Tuesday, May 31, 2011

Sunday, May 29, 2011

Leonard Cohen


The birds they sang
at the break of day
Start again,
I heard them say;
Don't swell on what
has passed away
or what is yet to be.

The wars they will
be fought again
The holy dove
be caught again
bought and sold
and bought again;
the dove is never free.

Ring the bells that still can ring.
Forget your perfect offering.
There is a crack in everything.
That's how the light gets in.

We asked for signs
the signs were sent:
the birth betrayed,
the marriage spent;
the widowhood
of every government -
signs for all to see.

Can't run no more
with that lawless crowd
while the killers in high places
say their prayers out loud.
But they've summoned up
a thundercloud
They're going to hear from me.

Ring the bells that still can ring.
Forget your perfect offering.
There is a crack in everything.
That's how the light gets in.

You can add up the parts
but you won't have the sum
You can strike up the march,
there is no drum.
Every heart
to love will come
but like a refugee.

Ring the bells that still can ring.
Forget your perfect offering.
There is a crack in everything.
That's how the light gets in.

- from Stranger Music by Leonard Cohen

Sunday, May 22, 2011

"homage to my hips"

these hips are big hips
they need space to
move around in.
they don't fit into little
petty places. these hips
are free hips.
they don't like to be held back.
these hips have never been enslaved,
they go where they want to go
they do what they want to do.
these hips are mighty hips.
these hips are magic hips.
i have known them
to put a spell on a man and
spin him like a top!

(Lucille Clifton)

Monday, May 16, 2011

The Door

The door swings open,
you look in.
It's dark in there,
most likely spiders:
nothing you want.
You feel scared.
The door swings closed.

The full moon shines,
it's full of delicious juice;
you buy a purse,
the dance is nice.
The door opens
and swings closed so quickly
you don't notice.

The sun comes out,
you have swift breakfasts
with your husband, who is still thin;
you wash the dishes,
you love your children,
you read a book,
you go to the movies.
It rains moderately.

The door swings open,
you look in:
why does this keep happening now?
Is there a secret?
The door swings closed.

The snow falls,
you clear the walk while breathing heavily;
it's not as easy as once.
Your children telephone sometimes.
The roof needs fixing.
You keep yourself busy.
The spring arrives.

The door swings open:
it's dark in there,
with many steps going down.
But what is that shining?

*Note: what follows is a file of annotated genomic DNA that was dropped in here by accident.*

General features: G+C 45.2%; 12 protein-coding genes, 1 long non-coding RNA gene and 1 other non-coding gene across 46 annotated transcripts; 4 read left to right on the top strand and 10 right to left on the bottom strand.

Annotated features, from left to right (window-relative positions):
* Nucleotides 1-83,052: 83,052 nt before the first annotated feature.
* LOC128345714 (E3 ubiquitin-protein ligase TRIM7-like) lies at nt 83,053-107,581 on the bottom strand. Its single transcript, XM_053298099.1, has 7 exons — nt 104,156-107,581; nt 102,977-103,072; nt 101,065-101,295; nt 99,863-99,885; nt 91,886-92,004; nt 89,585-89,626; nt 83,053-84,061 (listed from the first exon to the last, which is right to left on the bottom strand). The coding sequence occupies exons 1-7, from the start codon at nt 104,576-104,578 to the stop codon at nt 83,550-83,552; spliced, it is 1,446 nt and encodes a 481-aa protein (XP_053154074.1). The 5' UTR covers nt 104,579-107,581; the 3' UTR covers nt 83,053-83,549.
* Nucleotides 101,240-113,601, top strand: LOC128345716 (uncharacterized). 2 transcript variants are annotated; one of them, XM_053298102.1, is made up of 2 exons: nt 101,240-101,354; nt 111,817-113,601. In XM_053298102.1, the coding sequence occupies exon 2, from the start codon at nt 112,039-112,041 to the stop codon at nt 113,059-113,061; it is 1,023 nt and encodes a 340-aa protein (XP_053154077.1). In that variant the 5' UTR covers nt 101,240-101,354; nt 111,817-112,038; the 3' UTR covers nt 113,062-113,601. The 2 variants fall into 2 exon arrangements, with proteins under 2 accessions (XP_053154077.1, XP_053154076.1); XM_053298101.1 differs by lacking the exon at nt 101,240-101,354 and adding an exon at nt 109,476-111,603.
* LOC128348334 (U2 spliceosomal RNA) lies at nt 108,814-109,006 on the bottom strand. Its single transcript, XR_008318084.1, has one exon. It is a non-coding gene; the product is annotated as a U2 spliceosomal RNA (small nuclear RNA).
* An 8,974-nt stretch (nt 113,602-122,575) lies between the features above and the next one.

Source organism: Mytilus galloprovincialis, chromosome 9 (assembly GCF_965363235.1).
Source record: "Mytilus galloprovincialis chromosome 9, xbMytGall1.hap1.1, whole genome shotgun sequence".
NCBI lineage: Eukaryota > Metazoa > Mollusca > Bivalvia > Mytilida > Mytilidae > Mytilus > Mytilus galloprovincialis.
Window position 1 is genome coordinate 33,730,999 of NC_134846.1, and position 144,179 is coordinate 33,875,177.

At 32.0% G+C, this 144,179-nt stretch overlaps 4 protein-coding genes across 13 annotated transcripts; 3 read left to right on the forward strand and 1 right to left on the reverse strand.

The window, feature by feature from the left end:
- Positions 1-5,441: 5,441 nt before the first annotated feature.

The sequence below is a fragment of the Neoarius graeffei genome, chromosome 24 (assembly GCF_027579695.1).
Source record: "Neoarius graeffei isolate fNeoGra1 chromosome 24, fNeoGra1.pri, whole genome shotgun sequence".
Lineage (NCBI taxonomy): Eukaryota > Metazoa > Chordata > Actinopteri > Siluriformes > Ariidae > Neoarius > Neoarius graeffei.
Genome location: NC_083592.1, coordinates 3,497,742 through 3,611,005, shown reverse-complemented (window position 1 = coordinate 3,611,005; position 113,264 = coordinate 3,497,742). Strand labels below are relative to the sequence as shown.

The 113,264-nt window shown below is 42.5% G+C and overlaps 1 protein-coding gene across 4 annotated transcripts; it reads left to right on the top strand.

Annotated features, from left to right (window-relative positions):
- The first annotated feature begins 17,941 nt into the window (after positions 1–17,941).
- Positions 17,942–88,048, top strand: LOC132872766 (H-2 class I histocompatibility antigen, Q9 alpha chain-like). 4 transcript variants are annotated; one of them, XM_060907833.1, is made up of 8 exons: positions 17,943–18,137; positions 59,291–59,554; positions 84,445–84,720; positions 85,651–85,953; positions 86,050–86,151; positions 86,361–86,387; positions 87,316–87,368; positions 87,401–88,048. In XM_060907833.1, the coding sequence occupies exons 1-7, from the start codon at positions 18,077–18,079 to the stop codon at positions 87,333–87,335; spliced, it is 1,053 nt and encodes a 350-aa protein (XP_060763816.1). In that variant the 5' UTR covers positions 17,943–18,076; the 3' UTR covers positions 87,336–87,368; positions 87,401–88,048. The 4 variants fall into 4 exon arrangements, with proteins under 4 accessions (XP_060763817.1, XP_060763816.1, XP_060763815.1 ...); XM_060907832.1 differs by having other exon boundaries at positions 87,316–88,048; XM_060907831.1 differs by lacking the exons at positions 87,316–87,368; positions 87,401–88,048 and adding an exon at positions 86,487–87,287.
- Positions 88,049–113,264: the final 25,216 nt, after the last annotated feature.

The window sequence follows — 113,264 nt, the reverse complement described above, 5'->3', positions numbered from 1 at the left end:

Is it water?
The door swings closed.

The dog has died.
This happened before.
You got another;
not this time though.
Where is your husband?
You gave up the garden.
It became too much.
At night there are blankets;
nontheless you are wakeful.

The door swings open:
O god of hinges,
god of long voyages,
you have kept faith.
It's dark in there.
You confide yourself to the darkness.
You step in.
The door swings closed.

- from "The Door" by Margaret Atwood

Sunday, May 15, 2011

Carnation Pens

Every year for Teacher's Day, I score at least half a dozen pens that have a felt carnation on the top and are wrapped in ribbon. They are sort of annoying to write with, so I've been regifting these things all over the place. It's a good thing I'm thinking this is my last year in Korea because I don't think there's anyone left to send one of these things to.

I also get a lot of socks and candy/chocolate, but those are considerably more useful.

Monday, May 09, 2011

One Day by David Nicholls

"He had mentioned it in passing, but only as a distraction and alibi. It seemed that as he ambled through his late teens his possibilities had slowly begun to narrow. Certain cool-sounding jobs - heart surgeon, architect - were permanently closed to him now and journalism seemed about to go the same way." Derek

"But at the best of times she feels like a character in a Muriel Spark novel - independent, bookish, sharp-minded, secretly romantic." Emma

The part of this book I liked best was that tiny bits of it were set in Edinburgh and I could totally picture Rankeillor Street (I lived just down the road from there) and Arthur's Seat is somewhere I went hiking up both drunk and hungover (and even sober) and I shopped at the grocery store on Nicolson Street that is mentioned for two straight years. I also liked the British slang - good job you, wahey, etc. But, it's not really enough that a book reminds you that your ex used to say wahey a lot or that it amuses you that Em and Dex sounds a lot like Ant and Dec (annoying TV presenters much like Dexter was in the novel). I didn't like Dexter at all as a character, so it was hard to care much about what happened to him. I did like Emma and occasionally identified with her life quite a bit. All in all, it was okay but would have been a much better read on a beach when I wasn't looking for much in the way of depth.

"These days grief seems like walking on a frozen river; most of the time he feels safe enough, but there is always that danger that he will plunge through." Derek

"'Live every day as if ti's your last', that was the conventional advice, but really, who had the energy for that? What if it rained or you felt a bit glandy? It just wasn't practical. Better by far to simply try and be good and courageous and bold and to make a difference. Not change the world exactly, but the bit around you. Go out there with your passion and your electric typewriter and work hard at... something. Change lives through art maybe. Cherish your friends, stay true to your principles, live passionately and fully and well. Experience new things. Love and be loved, if you ever get the chance."